On his first day on Black Panther: Wakanda Forever, Tenoch Huerta gave an impromptu speech.
The Mexican actor, who hung by wires above his co-workers in his Namor regalia – pointy ears, piercings, the shortest of short green shorts – addressed everyone in attendance to express his gratitude and express his excitement at what the role and the meant opportunity for him.
“This is the first superhero with an indigenous background, a Mesoamerican background,” says Huerta, who will make his Marvel Cinematic Universe debut as Namor, the King of Talokan in the sequel Black Panther in theaters Friday. “It’s a brown-skinned guy. This ancient culture is in its roots. And he speaks like me. We make history. I told them, ‘Let’s do something to be proud of.’ ”
If Huerta’s unwavering enthusiasm for Namor and Wakanda Forever is any indication, the Black Panther team did just that.
“It was crazy heartfelt,” says Wakanda Forever director Ryan Coogler of Huerta’s speech, which caught everyone’s attention. “He said he wouldn’t take the opportunity lightly to play the first indigenous Latino hero in the MCU. It was crazy, but at the same time he’s the guy who does it [and] also the guy who goes around in green underwear and fools around.”
Huerta’s playful, down-to-earth charm and gentle spirit contrast sharply with the simmering intensity he brings to the role of Namor, the ruler and overpowering protector of an underwater kingdom descended from an ancient Mayan civilization. What they do share, however, is a fierce passion for their culture and the people in their community.
With his enhanced strength, speed, and ability to fly, Namor is the definition of Superman. But what drives him, as shown in Wakanda Forever, is incredibly human.
“He’s a guy who’s trying to protect his family,” says Huerta. “He protects his culture. He protects his city and the things he loves most: his memory, his legacy and his heritage. I think everyone around the world can understand his motivations.”
One of Marvel’s oldest characters, Namor, also known as the Sub-Mariner, made his comic book debut in Marvel Comics #1 in 1939. A half-human, half-Atlantean mutant, Namor’s commitment to protecting his people means that he has fought with and against superhero teams such as the Avengers, X-Men and the Fantastic Four over the years.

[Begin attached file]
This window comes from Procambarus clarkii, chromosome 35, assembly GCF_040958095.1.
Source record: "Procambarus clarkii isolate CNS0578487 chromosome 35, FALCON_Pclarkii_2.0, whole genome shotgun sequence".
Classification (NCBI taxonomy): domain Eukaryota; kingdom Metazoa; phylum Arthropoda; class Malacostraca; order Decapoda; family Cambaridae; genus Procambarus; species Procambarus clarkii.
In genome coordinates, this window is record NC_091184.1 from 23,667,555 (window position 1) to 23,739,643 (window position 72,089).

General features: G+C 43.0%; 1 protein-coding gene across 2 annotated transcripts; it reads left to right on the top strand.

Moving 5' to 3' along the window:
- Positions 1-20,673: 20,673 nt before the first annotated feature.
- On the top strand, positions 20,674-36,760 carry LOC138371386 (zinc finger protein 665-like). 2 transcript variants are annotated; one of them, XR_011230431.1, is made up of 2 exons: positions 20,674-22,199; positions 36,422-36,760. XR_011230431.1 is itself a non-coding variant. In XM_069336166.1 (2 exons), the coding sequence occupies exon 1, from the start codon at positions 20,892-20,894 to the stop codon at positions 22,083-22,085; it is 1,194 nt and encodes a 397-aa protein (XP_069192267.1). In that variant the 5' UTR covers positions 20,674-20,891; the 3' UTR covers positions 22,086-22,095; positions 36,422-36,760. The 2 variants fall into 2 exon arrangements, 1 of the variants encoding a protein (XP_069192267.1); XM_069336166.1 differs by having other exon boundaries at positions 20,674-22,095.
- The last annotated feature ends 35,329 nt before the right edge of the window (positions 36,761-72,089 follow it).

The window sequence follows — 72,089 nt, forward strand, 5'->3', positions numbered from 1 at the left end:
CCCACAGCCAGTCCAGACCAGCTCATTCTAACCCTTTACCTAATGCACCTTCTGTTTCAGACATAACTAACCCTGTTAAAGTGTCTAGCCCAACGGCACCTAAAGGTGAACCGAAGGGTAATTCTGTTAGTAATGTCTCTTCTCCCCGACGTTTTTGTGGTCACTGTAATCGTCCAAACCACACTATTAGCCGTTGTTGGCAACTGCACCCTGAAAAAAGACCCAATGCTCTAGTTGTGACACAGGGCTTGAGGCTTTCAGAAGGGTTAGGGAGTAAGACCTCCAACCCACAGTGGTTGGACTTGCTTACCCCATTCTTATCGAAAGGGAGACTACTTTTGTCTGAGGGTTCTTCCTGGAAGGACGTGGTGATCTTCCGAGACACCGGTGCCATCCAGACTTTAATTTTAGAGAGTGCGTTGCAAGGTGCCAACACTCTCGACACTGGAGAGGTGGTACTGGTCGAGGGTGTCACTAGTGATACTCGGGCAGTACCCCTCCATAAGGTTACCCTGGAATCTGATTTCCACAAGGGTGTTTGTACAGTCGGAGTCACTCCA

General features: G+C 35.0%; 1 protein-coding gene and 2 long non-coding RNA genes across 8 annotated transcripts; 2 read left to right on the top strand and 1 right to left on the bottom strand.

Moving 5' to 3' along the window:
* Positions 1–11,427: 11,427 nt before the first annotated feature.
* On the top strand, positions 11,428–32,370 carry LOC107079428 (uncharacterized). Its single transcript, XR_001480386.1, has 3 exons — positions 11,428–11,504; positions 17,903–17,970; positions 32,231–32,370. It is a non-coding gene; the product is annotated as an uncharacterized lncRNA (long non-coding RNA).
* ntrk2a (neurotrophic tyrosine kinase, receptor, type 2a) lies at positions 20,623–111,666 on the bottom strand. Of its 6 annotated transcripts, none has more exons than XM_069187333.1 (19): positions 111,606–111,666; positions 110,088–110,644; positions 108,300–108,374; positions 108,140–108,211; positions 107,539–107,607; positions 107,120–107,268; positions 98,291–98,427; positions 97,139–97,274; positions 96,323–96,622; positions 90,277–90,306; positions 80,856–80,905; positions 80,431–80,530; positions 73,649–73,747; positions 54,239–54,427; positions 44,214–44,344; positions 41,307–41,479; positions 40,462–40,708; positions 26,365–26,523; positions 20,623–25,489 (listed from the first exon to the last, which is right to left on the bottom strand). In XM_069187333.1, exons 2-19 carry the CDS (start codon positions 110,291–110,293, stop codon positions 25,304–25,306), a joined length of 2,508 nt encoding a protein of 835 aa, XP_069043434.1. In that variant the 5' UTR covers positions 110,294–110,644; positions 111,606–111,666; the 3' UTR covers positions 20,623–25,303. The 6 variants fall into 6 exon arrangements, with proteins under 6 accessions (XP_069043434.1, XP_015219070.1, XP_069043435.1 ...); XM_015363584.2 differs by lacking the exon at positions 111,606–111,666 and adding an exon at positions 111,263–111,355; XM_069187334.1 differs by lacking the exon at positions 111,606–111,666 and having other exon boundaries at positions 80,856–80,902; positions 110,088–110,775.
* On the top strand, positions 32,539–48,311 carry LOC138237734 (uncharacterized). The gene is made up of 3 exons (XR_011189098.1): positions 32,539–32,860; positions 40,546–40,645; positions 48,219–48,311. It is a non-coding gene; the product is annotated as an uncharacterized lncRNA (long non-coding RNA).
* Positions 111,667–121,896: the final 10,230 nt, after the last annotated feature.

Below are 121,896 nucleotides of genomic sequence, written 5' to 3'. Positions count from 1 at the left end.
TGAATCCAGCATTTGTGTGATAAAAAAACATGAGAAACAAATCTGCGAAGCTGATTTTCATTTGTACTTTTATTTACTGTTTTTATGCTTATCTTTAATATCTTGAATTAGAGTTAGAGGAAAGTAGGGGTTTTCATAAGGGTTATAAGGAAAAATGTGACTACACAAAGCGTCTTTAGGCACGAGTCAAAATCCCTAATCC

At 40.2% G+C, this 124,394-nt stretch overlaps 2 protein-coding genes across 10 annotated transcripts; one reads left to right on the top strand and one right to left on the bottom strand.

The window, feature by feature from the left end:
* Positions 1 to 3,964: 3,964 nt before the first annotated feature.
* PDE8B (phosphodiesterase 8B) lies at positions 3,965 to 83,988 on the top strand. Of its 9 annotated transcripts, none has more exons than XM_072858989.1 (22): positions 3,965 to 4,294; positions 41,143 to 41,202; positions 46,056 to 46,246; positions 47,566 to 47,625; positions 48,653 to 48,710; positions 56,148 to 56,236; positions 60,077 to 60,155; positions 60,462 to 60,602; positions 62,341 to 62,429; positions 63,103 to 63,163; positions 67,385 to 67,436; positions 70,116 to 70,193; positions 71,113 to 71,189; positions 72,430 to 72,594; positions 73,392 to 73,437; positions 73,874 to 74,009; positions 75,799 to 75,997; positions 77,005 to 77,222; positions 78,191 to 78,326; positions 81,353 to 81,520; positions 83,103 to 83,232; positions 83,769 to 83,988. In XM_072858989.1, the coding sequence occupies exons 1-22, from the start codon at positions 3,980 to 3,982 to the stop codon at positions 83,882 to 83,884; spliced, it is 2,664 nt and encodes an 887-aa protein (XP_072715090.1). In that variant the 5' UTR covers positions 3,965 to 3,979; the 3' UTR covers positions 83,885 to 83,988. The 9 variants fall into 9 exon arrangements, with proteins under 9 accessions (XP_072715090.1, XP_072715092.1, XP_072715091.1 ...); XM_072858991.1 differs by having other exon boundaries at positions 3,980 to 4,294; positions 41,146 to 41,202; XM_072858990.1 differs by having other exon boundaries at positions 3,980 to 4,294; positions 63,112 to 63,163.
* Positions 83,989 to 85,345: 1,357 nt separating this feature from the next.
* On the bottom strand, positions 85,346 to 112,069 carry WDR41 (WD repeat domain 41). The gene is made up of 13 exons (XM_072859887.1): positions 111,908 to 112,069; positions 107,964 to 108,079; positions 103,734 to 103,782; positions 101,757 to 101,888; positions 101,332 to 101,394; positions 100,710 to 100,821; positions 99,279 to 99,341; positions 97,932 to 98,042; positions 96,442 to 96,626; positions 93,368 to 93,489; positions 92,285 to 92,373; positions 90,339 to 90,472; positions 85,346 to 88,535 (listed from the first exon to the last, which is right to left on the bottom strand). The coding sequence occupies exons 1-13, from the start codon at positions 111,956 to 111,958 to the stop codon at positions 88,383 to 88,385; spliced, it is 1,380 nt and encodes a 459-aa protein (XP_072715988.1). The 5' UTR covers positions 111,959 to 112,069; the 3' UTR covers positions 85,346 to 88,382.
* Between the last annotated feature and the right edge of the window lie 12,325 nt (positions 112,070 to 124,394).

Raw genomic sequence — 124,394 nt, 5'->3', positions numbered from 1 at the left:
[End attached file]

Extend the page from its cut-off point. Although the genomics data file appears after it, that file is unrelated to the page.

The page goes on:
Coogler, who also wrote the screenplay for Wakanda Forever with Joe Robert Cole, describes the comic book Namor as “kind of A-” who is “very magnetic.” His frequent clashes with T’Challa on the side made Namor a character that Coogler had wanted to bring to screens since developing the first Black Panther movie, but rights issues then kept the character off limits. With Namor’s film rights no longer an issue for the sequel, the filmmakers were finally able to focus on developing a version of Namor that makes sense for the world of Black Panther for the character’s live-action debut.
Because the “key ingredients” of a “Black Panther” film include “a deep sense of cultural idiosyncrasy,” including exploring themes of colonization and resistance, the filmmakers looked beyond conventional portrayal as inspiration for the MCU version of the submarine of the classic Atlantis society.
The similarities and differences between the histories of Africa and the Americas drew her attention to Mesoamerica. Like Wakanda, Talokan is a fictional place that draws on a number of specific cultural influences to appear authentic and real. It’s a place that Coogler hopes will “give viewers a reason to feel the same feelings they felt when they saw the first film.”
Wakanda Forever is also a film about grief and how the leaders of two different nations who share similar wounds respond to their pain. It’s a particularly resonant topic, not least because of the unexpected death of “Black Panther” star Chadwick Boseman in 2020.
For Coogler, Huerta’s “passion for race relations in Mexico” was the “icing on the cake” of his casting. The filmmaker was already impressed by Huerta’s work on films like Cary Joji Fukunaga’s Sin Nombre (2009) and Sam Fleischner’s Stand Clear of the Closing Doors (2013) before the actor was called up as a Black Panther team a contestant for the role of Namor.
“I thought the depth of this guy and the passion he had when he spoke about his Indigenous Mesoamerican identity was just brilliant,” says Coogler. “I thought it would suit my cast because I have a cast full of actors who are passionate about human issues and causes. He feels like he’s one of us.”